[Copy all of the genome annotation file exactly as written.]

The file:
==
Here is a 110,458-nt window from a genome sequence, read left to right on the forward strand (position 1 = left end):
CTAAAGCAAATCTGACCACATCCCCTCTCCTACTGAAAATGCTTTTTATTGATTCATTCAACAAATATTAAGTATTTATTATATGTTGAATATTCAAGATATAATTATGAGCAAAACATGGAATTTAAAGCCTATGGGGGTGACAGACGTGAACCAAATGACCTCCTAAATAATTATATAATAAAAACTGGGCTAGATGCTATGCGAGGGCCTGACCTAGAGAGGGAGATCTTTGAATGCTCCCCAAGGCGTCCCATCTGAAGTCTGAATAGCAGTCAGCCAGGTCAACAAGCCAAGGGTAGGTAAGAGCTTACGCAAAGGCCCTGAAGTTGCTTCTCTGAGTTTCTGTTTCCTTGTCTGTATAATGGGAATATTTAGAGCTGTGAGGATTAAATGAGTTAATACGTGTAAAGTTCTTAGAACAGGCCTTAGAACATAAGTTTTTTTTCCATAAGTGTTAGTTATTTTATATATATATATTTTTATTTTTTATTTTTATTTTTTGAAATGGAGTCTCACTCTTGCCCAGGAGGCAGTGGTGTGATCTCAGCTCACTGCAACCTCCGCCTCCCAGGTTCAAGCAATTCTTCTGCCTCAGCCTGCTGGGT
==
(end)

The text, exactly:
Here is a 110,458-nt window from a genome sequence, read left to right on the forward strand (position 1 = left end):
CTAAAGCAAATCTGACCACATCCCCTCTCCTACTGAAAATGCTTTTTATTGATTCATTCAACAAATATTAAGTATTTATTATATGTTGAATATTCAAGATATAATTATGAGCAAAACATGGAATTTAAAGCCTATGGGGGTGACAGACGTGAACCAAATGACCTCCTAAATAATTATATAATAAAAACTGGGCTAGATGCTATGCGAGGGCCTGACCTAGAGAGGGAGATCTTTGAATGCTCCCCAAGGCGTCCCATCTGAAGTCTGAATAGCAGTCAGCCAGGTCAACAAGCCAAGGGTAGGTAAGAGCTTACGCAAAGGCCCTGAAGTTGCTTCTCTGAGTTTCTGTTTCCTTGTCTGTATAATGGGAATATTTAGAGCTGTGAGGATTAAATGAGTTAATACGTGTAAAGTTCTTAGAACAGGCCTTAGAACATAAGTTTTTTTTCCATAAGTGTTAGTTATTTTATATATATATATTTTTATTTTTTATTTTTATTTTTTGAAATGGAGTCTCACTCTTGCCCAGGAGGCAGTGGTGTGATCTCAGCTCACTGCAACCTCCGCCTCCCAGGTTCAAGCAATTCTTCTGCCTCAGCCTGCTGGGT